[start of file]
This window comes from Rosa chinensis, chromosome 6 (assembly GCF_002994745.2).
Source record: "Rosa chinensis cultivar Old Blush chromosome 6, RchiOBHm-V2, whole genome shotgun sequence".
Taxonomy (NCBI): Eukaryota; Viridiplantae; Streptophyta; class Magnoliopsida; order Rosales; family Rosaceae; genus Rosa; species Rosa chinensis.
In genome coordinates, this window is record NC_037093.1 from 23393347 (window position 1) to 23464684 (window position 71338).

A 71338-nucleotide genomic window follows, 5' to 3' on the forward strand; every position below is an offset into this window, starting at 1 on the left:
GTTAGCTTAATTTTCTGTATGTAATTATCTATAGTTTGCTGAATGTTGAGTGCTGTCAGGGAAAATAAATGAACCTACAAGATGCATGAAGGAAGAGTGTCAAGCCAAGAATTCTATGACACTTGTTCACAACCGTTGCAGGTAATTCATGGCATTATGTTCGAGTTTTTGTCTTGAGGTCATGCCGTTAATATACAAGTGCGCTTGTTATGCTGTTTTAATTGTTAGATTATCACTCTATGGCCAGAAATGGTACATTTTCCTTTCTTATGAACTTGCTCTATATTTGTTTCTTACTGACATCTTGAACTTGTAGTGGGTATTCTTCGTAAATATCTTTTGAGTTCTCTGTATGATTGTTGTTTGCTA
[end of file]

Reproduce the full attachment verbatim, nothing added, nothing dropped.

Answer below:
This window comes from Rosa chinensis, chromosome 6 (assembly GCF_002994745.2).
Source record: "Rosa chinensis cultivar Old Blush chromosome 6, RchiOBHm-V2, whole genome shotgun sequence".
Taxonomy (NCBI): Eukaryota; Viridiplantae; Streptophyta; class Magnoliopsida; order Rosales; family Rosaceae; genus Rosa; species Rosa chinensis.
In genome coordinates, this window is record NC_037093.1 from 23393347 (window position 1) to 23464684 (window position 71338).

A 71338-nucleotide genomic window follows, 5' to 3' on the forward strand; every position below is an offset into this window, starting at 1 on the left:
GTTAGCTTAATTTTCTGTATGTAATTATCTATAGTTTGCTGAATGTTGAGTGCTGTCAGGGAAAATAAATGAACCTACAAGATGCATGAAGGAAGAGTGTCAAGCCAAGAATTCTATGACACTTGTTCACAACCGTTGCAGGTAATTCATGGCATTATGTTCGAGTTTTTGTCTTGAGGTCATGCCGTTAATATACAAGTGCGCTTGTTATGCTGTTTTAATTGTTAGATTATCACTCTATGGCCAGAAATGGTACATTTTCCTTTCTTATGAACTTGCTCTATATTTGTTTCTTACTGACATCTTGAACTTGTAGTGGGTATTCTTCGTAAATATCTTTTGAGTTCTCTGTATGATTGTTGTTTGCTA